NEW YORK (InsideBitcoins) — There numbers may have been few, but their complaints were many. Protestors gathered yesterday to show support for Ross Ulbricht as he went on trial, accused of being the brains behind Silk Road, the underground illegal drugs marketplace shut down by federal authorities in November 2013.
Members from the CopBlock.org team, jury nullification protesters and bitcoin enthusiasts showed up to protest outside the courtroom with an assortment of signs. One sign read, “Today’s villain, tomorrow’s hero,” while another said, “No victim, no crime.”
James, who only gave his first name, a resident and business owner from New Hampshire, said: “In my opinion, he is just running the website. If I sell something illegal on eBay or Craigslist, they don’t arrest the people who run those.”
An opinion shared by others in the group: Silk Road was a good thing.
“I think he did a valuable service if anything,” James added. “The drug world is a dangerous world because of the black market. If you can just order on the Internet, you don’t have to meet with the dealer, you don’t have to put yourself at risk, you don’t have to carry a lot of cash on you, you don’t get robbed — so it was just revolutionary in that regard. I think it was a good thing for the road, Silk Road, even though I am sure there were bad things associated with it. I think overall it was more good than bad.”
“If the government can misapply the law against Ulbricht, it can do it to any of us.”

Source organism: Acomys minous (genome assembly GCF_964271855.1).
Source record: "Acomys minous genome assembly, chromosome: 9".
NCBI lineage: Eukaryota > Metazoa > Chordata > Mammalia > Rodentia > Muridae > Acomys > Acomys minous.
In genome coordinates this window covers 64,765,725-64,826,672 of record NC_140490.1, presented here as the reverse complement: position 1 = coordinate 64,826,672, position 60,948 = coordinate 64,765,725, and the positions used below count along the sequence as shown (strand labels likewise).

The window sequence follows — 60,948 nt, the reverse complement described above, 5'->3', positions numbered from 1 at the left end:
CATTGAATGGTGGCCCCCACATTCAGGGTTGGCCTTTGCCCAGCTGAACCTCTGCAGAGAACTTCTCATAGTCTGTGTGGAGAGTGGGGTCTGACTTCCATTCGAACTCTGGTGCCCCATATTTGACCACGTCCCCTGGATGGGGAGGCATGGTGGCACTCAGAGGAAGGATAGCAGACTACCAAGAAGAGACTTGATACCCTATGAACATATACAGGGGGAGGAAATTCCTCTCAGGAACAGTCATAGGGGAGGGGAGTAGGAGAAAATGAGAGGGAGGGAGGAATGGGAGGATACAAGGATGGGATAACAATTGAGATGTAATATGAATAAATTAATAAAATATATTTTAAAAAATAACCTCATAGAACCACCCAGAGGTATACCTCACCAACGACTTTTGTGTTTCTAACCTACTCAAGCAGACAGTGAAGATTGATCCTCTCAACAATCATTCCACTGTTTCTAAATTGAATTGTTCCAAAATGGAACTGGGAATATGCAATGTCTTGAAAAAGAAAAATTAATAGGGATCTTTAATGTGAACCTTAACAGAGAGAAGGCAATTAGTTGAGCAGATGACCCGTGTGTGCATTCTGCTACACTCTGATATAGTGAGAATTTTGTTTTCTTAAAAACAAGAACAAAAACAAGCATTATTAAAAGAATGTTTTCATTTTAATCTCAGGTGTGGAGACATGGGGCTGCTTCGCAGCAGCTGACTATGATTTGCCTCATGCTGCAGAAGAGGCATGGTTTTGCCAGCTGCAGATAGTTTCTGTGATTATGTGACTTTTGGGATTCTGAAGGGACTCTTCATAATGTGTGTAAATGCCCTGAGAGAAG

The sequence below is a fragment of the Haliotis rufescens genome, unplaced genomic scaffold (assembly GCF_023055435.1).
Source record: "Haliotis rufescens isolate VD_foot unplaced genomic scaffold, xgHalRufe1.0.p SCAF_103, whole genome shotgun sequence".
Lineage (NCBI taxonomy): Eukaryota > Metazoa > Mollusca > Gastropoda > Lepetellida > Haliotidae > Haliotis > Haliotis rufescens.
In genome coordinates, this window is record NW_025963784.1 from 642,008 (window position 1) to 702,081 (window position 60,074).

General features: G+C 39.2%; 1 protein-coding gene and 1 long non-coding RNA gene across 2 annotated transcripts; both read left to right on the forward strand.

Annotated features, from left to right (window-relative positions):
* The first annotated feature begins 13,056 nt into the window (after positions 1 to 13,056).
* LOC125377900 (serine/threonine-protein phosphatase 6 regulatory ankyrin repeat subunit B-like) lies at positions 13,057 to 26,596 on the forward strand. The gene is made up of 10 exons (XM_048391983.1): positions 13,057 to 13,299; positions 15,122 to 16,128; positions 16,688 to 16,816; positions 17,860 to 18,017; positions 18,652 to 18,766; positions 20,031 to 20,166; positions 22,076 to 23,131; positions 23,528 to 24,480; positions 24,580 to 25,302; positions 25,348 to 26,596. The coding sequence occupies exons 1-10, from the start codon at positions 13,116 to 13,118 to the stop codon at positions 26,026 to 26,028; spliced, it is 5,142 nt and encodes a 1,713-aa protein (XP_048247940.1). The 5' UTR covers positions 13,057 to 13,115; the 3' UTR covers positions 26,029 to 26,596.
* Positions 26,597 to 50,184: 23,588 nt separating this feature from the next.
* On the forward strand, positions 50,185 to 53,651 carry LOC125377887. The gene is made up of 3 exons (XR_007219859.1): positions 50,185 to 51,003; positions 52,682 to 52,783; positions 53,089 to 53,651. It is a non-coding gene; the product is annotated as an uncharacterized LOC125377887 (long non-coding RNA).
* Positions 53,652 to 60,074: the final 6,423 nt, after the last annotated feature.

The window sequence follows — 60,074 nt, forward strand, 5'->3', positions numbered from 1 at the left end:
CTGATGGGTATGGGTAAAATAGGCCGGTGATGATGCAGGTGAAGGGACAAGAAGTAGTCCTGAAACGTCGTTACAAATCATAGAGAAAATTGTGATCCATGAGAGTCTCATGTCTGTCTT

Many voiced concerns regarding the way in which evidence was gathered by the feds. According to FreeRoss.org, “His [Ross Ulbricht’s] Fourth Amendment rights have been violated with illegal warrants and searches and seizures lacking any warrant. If the government can misapply the law against Ulbricht, it can do it to any of us.”
“The problem is that the government says that since the servers are in Iceland, it’s outside jurisdiction of Constitution. But the Constitution is inalienable from our Creator,” said Michele Seven, who goes by the nickname BitcoinBelle on Twitter. Another protestor outside of the federal courthouse yesterday, Seven has been a self-proclaimed activist since she was twelve. “I want to get some waves started of people so there’s always someone outside with a poster.”
Unfortunately for the Ulbricht supporters, that might be a problem. Seven tweeted out this morning that Judge Katherine B. Forrest would anonymize the jury if she saw signs this morning.